July 2, 2014

Apartment rents reaching record highs in DFW

Rents increased at the highest rate in 50 years during the second quarter as strong demand from a growing population outpaced construction, according to MPF Research.

Demand for apartments in Dallas-Fort Worth has pushed monthly rents to record highs.

In June, the average rent reached $888, 3.9 percent higher than in June 2013, according to MPF Research. Rents on new leases signed in the second quarter jumped 2.2 percent from the first quarter, the biggest three-month increase in 50 years, the research firm said.

In Fort Worth, the quarterly rent growth was 2.3 percent, MPF Research said.

“The rent growth story is really unprecedented for a period when we’re delivering a lot of new product,” said Greg Willett, the firm’s vice president. “A sizable block of new supply in initial lease-up normally dampens the ability to push rents. What’s different now from the pattern seen in past cycles is that demand is so strong that occupancy is still trending upward despite all the additions.”

Rents are as high as $1,800 in Dallas’ urban core, he said.

Demand for rental units has risen since the recession, when many owners were forced from their houses through foreclosure. Adding to that, DFW, with its low unemployment rate, has seen tremendous job and population growth in the past few years.

But construction of apartments during the recession did not keep pace with that growth, and now developers are trying to catch up. Apartments that once sat empty for a while are leased faster, and the market has grown tight.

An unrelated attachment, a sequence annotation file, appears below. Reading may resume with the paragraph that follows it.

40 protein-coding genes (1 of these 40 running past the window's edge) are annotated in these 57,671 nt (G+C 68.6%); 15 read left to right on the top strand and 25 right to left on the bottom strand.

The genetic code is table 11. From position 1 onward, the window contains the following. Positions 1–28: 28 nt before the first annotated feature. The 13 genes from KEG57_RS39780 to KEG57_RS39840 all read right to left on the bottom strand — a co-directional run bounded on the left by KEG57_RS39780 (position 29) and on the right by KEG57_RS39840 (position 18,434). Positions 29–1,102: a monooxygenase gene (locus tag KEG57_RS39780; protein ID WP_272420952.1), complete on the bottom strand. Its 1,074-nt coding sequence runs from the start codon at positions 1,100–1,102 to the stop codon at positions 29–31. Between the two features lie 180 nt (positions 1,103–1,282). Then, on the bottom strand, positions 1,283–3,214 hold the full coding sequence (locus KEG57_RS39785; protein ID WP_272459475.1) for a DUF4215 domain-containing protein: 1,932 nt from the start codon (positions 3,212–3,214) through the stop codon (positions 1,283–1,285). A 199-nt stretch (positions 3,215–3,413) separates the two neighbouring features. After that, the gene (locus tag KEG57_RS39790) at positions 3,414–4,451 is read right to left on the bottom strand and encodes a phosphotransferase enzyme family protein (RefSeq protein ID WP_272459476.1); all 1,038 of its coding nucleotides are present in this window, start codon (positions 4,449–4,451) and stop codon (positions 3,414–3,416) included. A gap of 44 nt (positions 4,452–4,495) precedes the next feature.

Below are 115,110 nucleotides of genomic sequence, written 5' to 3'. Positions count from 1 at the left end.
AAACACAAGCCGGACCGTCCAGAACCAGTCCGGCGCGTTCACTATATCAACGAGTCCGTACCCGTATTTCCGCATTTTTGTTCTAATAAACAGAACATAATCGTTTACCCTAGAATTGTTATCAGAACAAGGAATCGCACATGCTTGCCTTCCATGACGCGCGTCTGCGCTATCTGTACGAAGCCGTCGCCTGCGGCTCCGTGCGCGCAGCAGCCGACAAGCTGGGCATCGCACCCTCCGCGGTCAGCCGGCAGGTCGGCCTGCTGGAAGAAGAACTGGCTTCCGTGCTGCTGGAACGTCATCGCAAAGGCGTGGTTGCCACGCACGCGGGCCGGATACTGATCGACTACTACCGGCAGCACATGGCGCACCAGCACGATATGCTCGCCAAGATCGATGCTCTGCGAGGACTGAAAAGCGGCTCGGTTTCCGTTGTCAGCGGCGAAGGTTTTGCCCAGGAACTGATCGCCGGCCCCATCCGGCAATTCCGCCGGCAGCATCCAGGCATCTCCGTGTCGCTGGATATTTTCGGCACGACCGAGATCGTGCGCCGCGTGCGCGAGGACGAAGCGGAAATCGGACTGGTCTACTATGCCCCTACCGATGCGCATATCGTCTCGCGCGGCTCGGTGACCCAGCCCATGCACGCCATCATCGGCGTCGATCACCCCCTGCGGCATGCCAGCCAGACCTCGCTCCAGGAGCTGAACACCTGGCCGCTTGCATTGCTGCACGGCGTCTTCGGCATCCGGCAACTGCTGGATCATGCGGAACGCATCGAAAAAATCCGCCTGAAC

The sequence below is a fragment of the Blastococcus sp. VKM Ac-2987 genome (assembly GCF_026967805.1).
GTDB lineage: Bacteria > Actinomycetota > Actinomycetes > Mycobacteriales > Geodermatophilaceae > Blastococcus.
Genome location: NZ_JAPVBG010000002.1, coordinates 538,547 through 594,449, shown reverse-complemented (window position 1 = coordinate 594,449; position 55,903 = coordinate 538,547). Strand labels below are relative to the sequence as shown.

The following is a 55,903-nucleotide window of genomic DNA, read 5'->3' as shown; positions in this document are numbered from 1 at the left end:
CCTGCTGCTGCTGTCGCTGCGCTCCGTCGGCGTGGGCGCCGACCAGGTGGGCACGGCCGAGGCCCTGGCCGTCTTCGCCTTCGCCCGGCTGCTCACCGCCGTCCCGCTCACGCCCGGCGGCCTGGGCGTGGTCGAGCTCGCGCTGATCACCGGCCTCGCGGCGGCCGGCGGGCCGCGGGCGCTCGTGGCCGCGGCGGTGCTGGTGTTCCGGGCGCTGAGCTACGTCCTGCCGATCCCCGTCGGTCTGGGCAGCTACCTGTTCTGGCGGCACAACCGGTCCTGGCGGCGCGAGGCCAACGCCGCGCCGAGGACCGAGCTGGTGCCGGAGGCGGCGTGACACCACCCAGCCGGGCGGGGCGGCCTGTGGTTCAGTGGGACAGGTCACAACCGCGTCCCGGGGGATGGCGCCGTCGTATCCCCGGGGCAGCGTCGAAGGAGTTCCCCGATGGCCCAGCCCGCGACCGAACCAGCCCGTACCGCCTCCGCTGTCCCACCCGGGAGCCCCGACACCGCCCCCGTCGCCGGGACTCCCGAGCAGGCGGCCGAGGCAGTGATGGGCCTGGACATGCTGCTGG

Leasing outpaced deliveries in the second quarter, MPF said. Leases were signed for 6,615 units, but only 3,011 units were brought to the market. Occupancy in DFW in the second quarter was 94.5 percent, a 13-year high.

“We remain very optimistic about the market’s near-term prospects despite the big wave of further supply that’s on the way,” Willett said. “Performance levels likely will cool off a little bit, but we still expect both occupancy and rent growth over the coming year or so to remain above the long-term norm.”

Developers had 28,475 units under construction in North Texas at the end of June, tying New York for the most units on the way, Willett said.

Rent growth for new leases in the nation’s 100 largest apartment markets increased 1.9 percent in the second quarter, a 14-year high, MPF said. Monthly rents nationwide now average $1,153, it said.

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